Using VirusTotal for More than Simple AV Checks: How to Leverage Their Big Data to Threat Hunt in Your Network

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Everyone uses VirusTotal’s free web page that allows you to check any file hash against multiple AV engines. But there’s so much more you can do with the massive amount of data they collect every day (2 billion file uploads and counting). And that’s good: just because the file you found on your network doesn’t show as being detected by any AV doesn’t mean it’s safe. 

Once in a while that turns out to be the most dangerous type of file there is – a new one and only being used in a targeted attack against you. Or, just about as dangerous, it could be a zero-day exploit just now showing up. I’ll show you an example of that in this webinar.

But if you know what to look for you can still learn a lot about a given file that indicates its threat level, and VirusTotal tracks much more than AV engine analysis about each file they see and they make much of this free, in some very advanced user interfaces:

  • Provenance – where did this file come from?
  • History – when was this file first seen? How many times? How has the reputation of this file changed over time?
  • Behavior – did you know that VirusTotal executes uploaded files in their sandbox and records what the file does?
  • Referenced URLs – what websites and domain names does this file reach out to?
  • Strings – I’ll show you how this is useful when threat hunting in your own logs

VirusTotal also captures data specific to different file types:

  • On DLLs and EXEs you can examine “imports” which means what other DLLs and functions within those DLLs does this image call? That is extremely useful for identifying files that use potentially dangerous functionality in Windows or other programs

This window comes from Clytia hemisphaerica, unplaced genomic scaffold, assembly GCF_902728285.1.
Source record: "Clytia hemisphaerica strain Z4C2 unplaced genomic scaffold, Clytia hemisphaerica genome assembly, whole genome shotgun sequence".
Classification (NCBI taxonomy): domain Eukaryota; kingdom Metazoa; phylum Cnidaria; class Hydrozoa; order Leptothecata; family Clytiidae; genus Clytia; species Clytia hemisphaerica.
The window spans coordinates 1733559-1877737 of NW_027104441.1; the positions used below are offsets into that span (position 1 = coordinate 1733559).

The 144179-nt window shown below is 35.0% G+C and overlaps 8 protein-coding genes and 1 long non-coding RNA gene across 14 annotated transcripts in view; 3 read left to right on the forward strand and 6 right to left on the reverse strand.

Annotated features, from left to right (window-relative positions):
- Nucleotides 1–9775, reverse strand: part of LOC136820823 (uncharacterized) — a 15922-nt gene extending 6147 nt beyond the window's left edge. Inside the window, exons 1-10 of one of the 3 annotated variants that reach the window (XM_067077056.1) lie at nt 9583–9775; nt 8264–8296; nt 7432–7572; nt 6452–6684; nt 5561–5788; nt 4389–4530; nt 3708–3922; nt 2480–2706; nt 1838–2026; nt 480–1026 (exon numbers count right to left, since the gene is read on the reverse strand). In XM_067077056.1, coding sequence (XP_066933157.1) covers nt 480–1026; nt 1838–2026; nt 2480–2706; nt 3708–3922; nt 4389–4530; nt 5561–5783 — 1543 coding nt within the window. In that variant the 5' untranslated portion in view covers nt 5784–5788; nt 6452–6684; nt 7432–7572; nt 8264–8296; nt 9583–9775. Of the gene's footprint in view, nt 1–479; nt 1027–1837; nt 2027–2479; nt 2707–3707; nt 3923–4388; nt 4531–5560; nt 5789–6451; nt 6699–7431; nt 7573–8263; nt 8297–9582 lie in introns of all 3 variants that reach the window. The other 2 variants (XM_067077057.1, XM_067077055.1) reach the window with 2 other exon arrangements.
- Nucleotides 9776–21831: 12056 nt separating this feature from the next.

• With Flash, you can see if the file uses features of Flash that are particularly useful to bad guys, like ActionsScript3 and loadBytes functionality
  • Other data specific to many other file types

In this real training for free webinar, I’ll take a zero-day exploit described by a well-known security research team and then show you how to use the data in VirusTotal and your logs to determine if that exploit is already being used in your network, and setup rules to alert you if it does show up.

I’ll also show you how to leverage VirusTotal to analyze a new file that bubbles up from any one of your security products or threat hunting activities. First, we’ll determine if this file has ever been seen before in the wild. How long ago? Does it share techniques common to other known malware? I’ll focus on the free functionality in VirusTotal and be sure to call out features that are part of a paid subscription.

Please join us for this real training for free event.

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